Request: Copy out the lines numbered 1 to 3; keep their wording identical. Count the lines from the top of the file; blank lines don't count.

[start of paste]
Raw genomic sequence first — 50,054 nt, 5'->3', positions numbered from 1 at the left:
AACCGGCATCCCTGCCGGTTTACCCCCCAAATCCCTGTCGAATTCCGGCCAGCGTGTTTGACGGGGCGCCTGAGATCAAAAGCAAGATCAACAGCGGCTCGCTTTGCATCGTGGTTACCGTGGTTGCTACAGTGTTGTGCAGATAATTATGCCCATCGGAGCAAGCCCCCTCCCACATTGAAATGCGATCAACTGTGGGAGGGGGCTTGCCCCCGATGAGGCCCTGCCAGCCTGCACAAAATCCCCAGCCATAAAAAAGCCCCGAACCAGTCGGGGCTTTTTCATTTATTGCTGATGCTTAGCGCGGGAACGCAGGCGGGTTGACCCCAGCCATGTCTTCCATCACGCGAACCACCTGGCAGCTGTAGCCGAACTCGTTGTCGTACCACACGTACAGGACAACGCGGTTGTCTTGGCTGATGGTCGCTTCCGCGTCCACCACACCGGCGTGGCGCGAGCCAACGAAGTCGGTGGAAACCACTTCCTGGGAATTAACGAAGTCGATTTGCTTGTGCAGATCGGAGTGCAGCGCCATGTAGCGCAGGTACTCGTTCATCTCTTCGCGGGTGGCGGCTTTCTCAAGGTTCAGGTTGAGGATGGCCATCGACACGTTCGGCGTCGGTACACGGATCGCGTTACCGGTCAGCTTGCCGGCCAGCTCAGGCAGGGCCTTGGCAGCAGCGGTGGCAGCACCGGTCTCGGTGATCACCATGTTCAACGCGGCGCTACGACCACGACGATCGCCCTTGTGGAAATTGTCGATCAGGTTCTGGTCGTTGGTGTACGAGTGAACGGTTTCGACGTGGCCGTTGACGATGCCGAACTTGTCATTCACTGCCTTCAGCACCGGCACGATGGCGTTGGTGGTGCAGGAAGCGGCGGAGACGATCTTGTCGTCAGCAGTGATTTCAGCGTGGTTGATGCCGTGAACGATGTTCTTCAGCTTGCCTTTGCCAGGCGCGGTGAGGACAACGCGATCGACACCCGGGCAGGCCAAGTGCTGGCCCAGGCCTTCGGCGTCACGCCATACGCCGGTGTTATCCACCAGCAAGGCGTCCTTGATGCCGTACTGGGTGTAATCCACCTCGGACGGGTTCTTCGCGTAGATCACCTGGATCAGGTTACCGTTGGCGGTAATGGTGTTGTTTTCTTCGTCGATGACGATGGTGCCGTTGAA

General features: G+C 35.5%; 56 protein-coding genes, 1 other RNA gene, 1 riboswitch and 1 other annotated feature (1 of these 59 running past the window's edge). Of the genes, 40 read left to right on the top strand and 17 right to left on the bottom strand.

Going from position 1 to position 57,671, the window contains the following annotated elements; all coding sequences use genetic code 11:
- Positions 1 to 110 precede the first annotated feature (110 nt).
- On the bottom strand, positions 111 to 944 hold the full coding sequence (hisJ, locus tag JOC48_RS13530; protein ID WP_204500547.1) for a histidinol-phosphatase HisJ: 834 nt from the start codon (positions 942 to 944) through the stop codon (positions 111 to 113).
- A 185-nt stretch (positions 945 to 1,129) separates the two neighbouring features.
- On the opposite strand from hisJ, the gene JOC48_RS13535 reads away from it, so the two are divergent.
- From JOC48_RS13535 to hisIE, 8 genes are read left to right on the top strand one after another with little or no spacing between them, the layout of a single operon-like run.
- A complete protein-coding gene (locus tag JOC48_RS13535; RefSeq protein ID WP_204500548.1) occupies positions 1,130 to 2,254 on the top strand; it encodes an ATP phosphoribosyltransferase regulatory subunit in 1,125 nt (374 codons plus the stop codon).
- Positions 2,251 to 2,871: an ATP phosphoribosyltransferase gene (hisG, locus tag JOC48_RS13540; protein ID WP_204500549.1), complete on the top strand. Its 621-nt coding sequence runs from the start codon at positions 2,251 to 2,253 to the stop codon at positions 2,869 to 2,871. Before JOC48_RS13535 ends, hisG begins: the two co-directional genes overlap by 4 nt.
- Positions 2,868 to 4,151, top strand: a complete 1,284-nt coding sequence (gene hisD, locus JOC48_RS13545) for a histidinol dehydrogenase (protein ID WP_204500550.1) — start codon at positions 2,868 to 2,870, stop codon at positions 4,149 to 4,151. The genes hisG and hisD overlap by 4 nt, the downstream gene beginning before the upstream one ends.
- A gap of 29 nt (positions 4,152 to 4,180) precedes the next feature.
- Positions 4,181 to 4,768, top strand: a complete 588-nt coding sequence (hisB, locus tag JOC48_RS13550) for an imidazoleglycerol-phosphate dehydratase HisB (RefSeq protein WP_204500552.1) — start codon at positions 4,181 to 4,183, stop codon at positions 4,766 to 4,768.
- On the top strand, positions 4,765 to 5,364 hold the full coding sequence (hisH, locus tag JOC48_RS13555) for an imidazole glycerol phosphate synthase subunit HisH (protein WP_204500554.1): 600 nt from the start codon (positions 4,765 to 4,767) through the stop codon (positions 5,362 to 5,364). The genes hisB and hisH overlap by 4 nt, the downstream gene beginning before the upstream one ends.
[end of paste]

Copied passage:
Raw genomic sequence first — 50,054 nt, 5'->3', positions numbered from 1 at the left:
AACCGGCATCCCTGCCGGTTTACCCCCCAAATCCCTGTCGAATTCCGGCCAGCGTGTTTGACGGGGCGCCTGAGATCAAAAGCAAGATCAACAGCGGCTCGCTTTGCATCGTGGTTACCGTGGTTGCTACAGTGTTGTGCAGATAATTATGCCCATCGGAGCAAGCCCCCTCCCACATTGAAATGCGATCAACTGTGGGAGGGGGCTTGCCCCCGATGAGGCCCTGCCAGCCTGCACAAAATCCCCAGCCATAAAAAAGCCCCGAACCAGTCGGGGCTTTTTCATTTATTGCTGATGCTTAGCGCGGGAACGCAGGCGGGTTGACCCCAGCCATGTCTTCCATCACGCGAACCACCTGGCAGCTGTAGCCGAACTCGTTGTCGTACCACACGTACAGGACAACGCGGTTGTCTTGGCTGATGGTCGCTTCCGCGTCCACCACACCGGCGTGGCGCGAGCCAACGAAGTCGGTGGAAACCACTTCCTGGGAATTAACGAAGTCGATTTGCTTGTGCAGATCGGAGTGCAGCGCCATGTAGCGCAGGTACTCGTTCATCTCTTCGCGGGTGGCGGCTTTCTCAAGGTTCAGGTTGAGGATGGCCATCGACACGTTCGGCGTCGGTACACGGATCGCGTTACCGGTCAGCTTGCCGGCCAGCTCAGGCAGGGCCTTGGCAGCAGCGGTGGCAGCACCGGTCTCGGTGATCACCATGTTCAACGCGGCGCTACGACCACGACGATCGCCCTTGTGGAAATTGTCGATCAGGTTCTGGTCGTTGGTGTACGAGTGAACGGTTTCGACGTGGCCGTTGACGATGCCGAACTTGTCATTCACTGCCTTCAGCACCGGCACGATGGCGTTGGTGGTGCAGGAAGCGGCGGAGACGATCTTGTCGTCAGCAGTGATTTCAGCGTGGTTGATGCCGTGAACGATGTTCTTCAGCTTGCCTTTGCCAGGCGCGGTGAGGACAACGCGATCGACACCCGGGCAGGCCAAGTGCTGGCCCAGGCCTTCGGCGTCACGCCATACGCCGGTGTTATCCACCAGCAAGGCGTCCTTGATGCCGTACTGGGTGTAATCCACCTCGGACGGGTTCTTCGCGTAGATCACCTGGATCAGGTTACCGTTGGCGGTAATGGTGTTGTTTTCTTCGTCGATGACGATGGTGCCGTTGAA

General features: G+C 35.5%; 56 protein-coding genes, 1 other RNA gene, 1 riboswitch and 1 other annotated feature (1 of these 59 running past the window's edge). Of the genes, 40 read left to right on the top strand and 17 right to left on the bottom strand.